Eart101: Guilds and evolutionary faunas Name

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EART101: Guilds and evolutionary faunas Name: _______________________
Evolutionary faunas
Evolutionary faunas are the largest scale of taxonomic organization in the marine realm, typically featuring shifts in the diversity and abundance of higher-level taxonomic groups like phyla or classes.
Look at the diversity plots for 12 marine invertebrate groups (EF diversity plots file in the In-class exercise folder at eCommons) and categorize the groups into “evolutionary faunas” on the basis of their shared diversity history. You can divide them into as many or as few faunas as you think are justified.
1. List each evolutionary fauna you created and the groups it contains. Why did you put each group into a particular fauna?
2. Are there any ecological similarities (life habit, feeding strategy, shell mineralogy, etc.) among the groups in a particular evolutionary fauna?
3. When did the transitions between your evolutionary faunas occur?
Ecological-Evolutionary Units
While evolutionary faunas are characterized by stability among the highest taxonomic levels in the ecosystem, ecological changes still occurred at lower taxonomic levels within those intervals. Intervals of stability at intermediate taxonomic levels (order or family level) have been called Ecological-Evolutionary Units, and occur over intermediate timescales.
Examine the graph of brachiopods abundance (Brach_EEU at eCommons). It shows the proportional abundance of six different brachiopod orders from the Ordovician through the Permian.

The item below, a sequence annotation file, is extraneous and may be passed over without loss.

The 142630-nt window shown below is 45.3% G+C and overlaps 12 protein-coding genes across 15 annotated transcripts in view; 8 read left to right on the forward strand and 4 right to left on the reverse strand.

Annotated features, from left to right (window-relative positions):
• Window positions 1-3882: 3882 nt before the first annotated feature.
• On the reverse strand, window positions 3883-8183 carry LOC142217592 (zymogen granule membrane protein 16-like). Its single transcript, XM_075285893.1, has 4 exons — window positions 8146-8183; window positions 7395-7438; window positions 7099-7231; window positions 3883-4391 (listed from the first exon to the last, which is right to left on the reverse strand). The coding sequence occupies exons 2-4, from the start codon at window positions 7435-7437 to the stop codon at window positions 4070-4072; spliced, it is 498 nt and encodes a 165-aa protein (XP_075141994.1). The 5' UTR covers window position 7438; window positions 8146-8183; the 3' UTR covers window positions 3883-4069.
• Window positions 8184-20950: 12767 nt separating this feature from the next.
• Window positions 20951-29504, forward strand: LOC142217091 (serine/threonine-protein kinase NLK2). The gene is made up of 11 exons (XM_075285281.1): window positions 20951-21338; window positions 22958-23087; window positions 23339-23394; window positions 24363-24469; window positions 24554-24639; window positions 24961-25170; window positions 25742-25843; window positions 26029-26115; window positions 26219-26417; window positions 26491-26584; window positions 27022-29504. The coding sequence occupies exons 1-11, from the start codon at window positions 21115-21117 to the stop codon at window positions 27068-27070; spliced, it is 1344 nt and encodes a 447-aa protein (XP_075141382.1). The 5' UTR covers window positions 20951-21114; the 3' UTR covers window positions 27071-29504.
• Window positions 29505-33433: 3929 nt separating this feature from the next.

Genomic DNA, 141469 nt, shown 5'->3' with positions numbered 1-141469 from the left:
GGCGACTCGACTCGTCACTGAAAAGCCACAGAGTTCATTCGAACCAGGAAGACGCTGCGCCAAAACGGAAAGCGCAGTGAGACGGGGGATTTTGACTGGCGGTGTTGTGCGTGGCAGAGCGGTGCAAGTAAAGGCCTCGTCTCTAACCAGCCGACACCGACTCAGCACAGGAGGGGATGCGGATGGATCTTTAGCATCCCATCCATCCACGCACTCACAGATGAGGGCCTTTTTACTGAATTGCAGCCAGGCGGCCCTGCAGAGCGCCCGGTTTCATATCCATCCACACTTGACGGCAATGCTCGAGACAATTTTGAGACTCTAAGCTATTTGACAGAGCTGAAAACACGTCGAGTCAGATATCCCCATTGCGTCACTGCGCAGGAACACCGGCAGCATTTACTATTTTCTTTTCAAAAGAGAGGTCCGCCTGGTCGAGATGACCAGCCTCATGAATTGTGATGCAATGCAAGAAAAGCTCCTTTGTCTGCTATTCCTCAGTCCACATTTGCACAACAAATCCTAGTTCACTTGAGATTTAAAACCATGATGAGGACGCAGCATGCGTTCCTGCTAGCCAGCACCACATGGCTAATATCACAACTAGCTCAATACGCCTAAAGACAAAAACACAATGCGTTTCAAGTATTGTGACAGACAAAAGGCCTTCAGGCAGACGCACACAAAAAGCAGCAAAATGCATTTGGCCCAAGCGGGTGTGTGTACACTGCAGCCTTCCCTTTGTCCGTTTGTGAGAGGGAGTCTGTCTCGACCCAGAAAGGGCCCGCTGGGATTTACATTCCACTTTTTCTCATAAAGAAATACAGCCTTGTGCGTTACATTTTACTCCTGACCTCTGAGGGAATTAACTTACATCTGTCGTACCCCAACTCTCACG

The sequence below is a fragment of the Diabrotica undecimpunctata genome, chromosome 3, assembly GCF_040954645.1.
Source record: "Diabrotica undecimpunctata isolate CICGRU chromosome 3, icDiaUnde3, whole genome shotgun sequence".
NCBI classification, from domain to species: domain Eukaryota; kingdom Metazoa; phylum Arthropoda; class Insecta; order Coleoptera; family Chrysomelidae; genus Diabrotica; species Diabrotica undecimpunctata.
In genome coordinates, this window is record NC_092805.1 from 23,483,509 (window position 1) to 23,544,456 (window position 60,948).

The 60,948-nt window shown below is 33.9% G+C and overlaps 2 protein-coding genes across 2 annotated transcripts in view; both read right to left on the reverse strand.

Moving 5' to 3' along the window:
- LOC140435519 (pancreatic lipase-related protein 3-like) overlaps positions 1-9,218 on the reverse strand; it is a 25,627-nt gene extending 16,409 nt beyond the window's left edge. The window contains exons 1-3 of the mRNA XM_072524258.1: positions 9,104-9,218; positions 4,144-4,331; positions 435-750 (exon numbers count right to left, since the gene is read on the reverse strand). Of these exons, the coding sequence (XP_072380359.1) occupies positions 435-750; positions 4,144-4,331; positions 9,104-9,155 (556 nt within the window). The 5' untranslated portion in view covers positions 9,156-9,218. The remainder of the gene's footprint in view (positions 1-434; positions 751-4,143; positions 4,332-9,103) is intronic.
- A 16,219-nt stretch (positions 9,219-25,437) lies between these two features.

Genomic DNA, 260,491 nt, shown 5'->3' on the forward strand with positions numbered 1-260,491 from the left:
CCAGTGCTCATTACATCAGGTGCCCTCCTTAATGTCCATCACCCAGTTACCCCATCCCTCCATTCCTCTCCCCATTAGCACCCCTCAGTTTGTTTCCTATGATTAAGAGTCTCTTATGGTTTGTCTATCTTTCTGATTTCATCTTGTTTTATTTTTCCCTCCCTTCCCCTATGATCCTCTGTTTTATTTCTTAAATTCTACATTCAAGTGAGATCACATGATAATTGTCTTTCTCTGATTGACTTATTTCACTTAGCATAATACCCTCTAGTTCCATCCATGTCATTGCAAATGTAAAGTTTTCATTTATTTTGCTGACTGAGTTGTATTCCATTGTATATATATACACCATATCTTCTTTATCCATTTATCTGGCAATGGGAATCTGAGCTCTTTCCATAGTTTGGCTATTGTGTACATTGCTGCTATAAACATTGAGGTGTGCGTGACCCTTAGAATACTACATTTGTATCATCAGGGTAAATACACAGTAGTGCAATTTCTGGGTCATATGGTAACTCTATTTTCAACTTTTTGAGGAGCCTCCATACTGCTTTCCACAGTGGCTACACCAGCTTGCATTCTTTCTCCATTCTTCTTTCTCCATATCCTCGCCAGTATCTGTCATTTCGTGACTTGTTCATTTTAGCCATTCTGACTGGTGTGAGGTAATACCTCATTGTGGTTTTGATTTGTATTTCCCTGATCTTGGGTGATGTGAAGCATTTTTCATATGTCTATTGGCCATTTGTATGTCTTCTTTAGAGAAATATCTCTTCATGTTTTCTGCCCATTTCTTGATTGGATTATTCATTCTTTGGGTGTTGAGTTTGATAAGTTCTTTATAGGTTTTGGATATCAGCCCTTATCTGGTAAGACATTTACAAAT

4. How would you use changing abundance of the brachiopod orders to divide this time interval into Ecological-Evolutionary Units? Which orders characterize each EEU? When did the transitions between EEUs occur?

Organisms can be grouped into “guilds” on the basis of ecological attributes like life habit, feeding, and motility. The ecological guild structure of marine communities has changed dramatically over the course of the Phanerozoic. Use the following graph to answer the questions.

Fig. 1. Graphs showing the proportion of fossil assemblages containing a given range of (A) infauna, (B) motile animals, and (C) predators. For example, nearly 100% of mid-Paleozoic communities contained between 0 and 10% infauna.
5. How did the abundance of a) infauna, b) motile animals, and c) predators shift from mid-Paleozoic to Late Cenozoic communities?
6. What are two potential explanations for that shift in the abundance of infauna? One can be determined from data in the graphs themselves. For the other, think about what you learned in the substrate adaptations lecture.

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